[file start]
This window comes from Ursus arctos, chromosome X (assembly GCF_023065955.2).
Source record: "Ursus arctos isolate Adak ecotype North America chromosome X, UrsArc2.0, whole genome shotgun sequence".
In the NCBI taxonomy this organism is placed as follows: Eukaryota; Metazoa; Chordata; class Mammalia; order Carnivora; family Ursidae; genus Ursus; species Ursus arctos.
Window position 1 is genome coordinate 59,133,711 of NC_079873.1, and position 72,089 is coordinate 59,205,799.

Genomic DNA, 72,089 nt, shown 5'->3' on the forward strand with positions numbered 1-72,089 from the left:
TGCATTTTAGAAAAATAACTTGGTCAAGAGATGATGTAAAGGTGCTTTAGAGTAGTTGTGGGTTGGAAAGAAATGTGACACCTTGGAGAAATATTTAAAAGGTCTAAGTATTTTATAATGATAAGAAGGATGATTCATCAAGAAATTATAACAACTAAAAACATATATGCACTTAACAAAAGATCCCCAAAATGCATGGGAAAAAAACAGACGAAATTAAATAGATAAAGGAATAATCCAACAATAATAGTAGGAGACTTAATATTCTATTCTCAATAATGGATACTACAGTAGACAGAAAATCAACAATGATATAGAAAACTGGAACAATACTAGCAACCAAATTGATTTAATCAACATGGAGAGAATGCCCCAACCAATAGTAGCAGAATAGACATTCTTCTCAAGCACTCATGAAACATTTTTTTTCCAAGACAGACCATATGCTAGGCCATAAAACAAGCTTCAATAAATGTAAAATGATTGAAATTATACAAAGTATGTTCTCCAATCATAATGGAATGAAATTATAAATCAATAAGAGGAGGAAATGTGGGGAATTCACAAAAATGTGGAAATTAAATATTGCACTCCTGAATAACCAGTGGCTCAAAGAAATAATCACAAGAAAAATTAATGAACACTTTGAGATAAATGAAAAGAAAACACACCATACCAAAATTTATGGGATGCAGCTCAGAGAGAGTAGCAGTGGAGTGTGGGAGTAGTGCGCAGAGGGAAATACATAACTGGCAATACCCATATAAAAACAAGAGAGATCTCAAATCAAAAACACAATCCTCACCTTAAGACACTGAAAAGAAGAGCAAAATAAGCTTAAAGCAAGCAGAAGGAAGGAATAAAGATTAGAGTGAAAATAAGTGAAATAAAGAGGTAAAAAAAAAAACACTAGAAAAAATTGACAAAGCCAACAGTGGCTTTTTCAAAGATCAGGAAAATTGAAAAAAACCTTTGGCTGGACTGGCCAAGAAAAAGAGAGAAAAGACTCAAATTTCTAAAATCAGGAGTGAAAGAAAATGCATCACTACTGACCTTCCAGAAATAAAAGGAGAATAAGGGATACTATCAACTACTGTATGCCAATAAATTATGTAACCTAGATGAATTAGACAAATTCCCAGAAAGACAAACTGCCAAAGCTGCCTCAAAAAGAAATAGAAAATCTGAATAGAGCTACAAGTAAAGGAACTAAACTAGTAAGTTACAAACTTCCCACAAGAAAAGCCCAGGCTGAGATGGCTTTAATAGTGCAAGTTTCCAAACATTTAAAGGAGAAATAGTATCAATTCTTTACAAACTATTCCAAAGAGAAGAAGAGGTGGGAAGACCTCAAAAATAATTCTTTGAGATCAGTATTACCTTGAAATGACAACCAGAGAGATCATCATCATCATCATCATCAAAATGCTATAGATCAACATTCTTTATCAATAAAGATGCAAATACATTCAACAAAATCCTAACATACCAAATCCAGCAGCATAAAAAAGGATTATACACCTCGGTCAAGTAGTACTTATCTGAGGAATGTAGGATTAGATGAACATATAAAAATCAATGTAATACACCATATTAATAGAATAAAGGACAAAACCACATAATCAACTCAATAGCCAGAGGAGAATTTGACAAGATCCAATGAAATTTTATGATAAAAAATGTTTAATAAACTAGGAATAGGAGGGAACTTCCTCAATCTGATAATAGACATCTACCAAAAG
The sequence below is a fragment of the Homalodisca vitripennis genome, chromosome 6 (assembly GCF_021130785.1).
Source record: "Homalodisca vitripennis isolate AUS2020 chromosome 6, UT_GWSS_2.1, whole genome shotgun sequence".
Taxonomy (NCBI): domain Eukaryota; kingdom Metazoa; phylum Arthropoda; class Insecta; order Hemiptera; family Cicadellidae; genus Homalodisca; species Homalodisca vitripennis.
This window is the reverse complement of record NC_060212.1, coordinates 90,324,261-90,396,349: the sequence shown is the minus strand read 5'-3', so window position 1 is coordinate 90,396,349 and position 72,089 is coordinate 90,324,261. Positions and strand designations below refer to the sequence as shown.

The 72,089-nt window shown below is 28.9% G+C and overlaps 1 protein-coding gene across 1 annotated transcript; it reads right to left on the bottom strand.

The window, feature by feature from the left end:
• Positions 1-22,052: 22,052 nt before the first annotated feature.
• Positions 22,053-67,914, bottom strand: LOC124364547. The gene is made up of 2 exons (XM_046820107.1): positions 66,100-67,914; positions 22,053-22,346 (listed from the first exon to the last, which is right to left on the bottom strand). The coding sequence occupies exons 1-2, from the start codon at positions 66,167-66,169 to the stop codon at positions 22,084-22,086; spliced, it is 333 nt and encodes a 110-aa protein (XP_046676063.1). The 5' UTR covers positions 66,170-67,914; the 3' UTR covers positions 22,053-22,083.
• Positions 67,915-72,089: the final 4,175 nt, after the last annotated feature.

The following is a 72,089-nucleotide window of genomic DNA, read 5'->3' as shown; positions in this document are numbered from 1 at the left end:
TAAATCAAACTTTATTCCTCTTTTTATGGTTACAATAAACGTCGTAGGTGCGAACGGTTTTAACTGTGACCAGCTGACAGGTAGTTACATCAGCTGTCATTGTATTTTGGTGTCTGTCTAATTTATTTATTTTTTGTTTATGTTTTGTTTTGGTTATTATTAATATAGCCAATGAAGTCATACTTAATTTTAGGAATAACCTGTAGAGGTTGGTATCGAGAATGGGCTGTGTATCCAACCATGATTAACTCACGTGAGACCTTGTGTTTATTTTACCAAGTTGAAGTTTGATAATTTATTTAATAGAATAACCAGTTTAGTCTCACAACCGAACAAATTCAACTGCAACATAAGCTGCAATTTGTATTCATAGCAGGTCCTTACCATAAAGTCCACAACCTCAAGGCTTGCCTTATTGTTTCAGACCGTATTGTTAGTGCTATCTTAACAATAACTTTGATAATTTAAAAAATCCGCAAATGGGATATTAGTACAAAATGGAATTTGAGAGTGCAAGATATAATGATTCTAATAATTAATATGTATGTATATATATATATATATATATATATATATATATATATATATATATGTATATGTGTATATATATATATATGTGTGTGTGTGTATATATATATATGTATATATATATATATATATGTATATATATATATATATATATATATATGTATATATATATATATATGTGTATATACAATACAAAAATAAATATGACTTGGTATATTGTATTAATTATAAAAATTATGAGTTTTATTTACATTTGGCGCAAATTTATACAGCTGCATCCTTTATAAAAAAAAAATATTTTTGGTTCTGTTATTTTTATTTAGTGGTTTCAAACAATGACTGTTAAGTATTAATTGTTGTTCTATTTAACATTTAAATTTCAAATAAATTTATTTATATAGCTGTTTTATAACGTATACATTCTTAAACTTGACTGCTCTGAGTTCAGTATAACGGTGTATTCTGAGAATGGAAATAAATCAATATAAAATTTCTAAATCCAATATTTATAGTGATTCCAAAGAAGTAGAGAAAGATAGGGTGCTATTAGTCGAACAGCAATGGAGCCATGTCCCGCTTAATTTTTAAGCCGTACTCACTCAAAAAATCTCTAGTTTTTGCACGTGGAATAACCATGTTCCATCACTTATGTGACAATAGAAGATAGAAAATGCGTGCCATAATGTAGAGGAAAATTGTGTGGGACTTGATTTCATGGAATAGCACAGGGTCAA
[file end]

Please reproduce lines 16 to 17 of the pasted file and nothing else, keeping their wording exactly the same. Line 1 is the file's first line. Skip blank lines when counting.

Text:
The following is a 72,089-nucleotide window of genomic DNA, read 5'->3' as shown; positions in this document are numbered from 1 at the left end:
TAAATCAAACTTTATTCCTCTTTTTATGGTTACAATAAACGTCGTAGGTGCGAACGGTTTTAACTGTGACCAGCTGACAGGTAGTTACATCAGCTGTCATTGTATTTTGGTGTCTGTCTAATTTATTTATTTTTTGTTTATGTTTTGTTTTGGTTATTATTAATATAGCCAATGAAGTCATACTTAATTTTAGGAATAACCTGTAGAGGTTGGTATCGAGAATGGGCTGTGTATCCAACCATGATTAACTCACGTGAGACCTTGTGTTTATTTTACCAAGTTGAAGTTTGATAATTTATTTAATAGAATAACCAGTTTAGTCTCACAACCGAACAAATTCAACTGCAACATAAGCTGCAATTTGTATTCATAGCAGGTCCTTACCATAAAGTCCACAACCTCAAGGCTTGCCTTATTGTTTCAGACCGTATTGTTAGTGCTATCTTAACAATAACTTTGATAATTTAAAAAATCCGCAAATGGGATATTAGTACAAAATGGAATTTGAGAGTGCAAGATATAATGATTCTAATAATTAATATGTATGTATATATATATATATATATATATATATATATATATATATATATATGTATATGTGTATATATATATATATGTGTGTGTGTGTATATATATATATGTATATATATATATATATATGTATATATATATATATATATATATATATGTATATATATATATATATGTGTATATACAATACAAAAATAAATATGACTTGGTATATTGTATTAATTATAAAAATTATGAGTTTTATTTACATTTGGCGCAAATTTATACAGCTGCATCCTTTATAAAAAAAAAATATTTTTGGTTCTGTTATTTTTATTTAGTGGTTTCAAACAATGACTGTTAAGTATTAATTGTTGTTCTATTTAACATTTAAATTTCAAATAAATTTATTTATATAGCTGTTTTATAACGTATACATTCTTAAACTTGACTGCTCTGAGTTCAGTATAACGGTGTATTCTGAGAATGGAAATAAATCAATATAAAATTTCTAAATCCAATATTTATAGTGATTCCAAAGAAGTAGAGAAAGATAGGGTGCTATTAGTCGAACAGCAATGGAGCCATGTCCCGCTTAATTTTTAAGCCGTACTCACTCAAAAAATCTCTAGTTTTTGCACGTGGAATAACCATGTTCCATCACTTATGTGACAATAGAAGATAGAAAATGCGTGCCATAATGTAGAGGAAAATTGTGTGGGACTTGATTTCATGGAATAGCACAGGGTCAA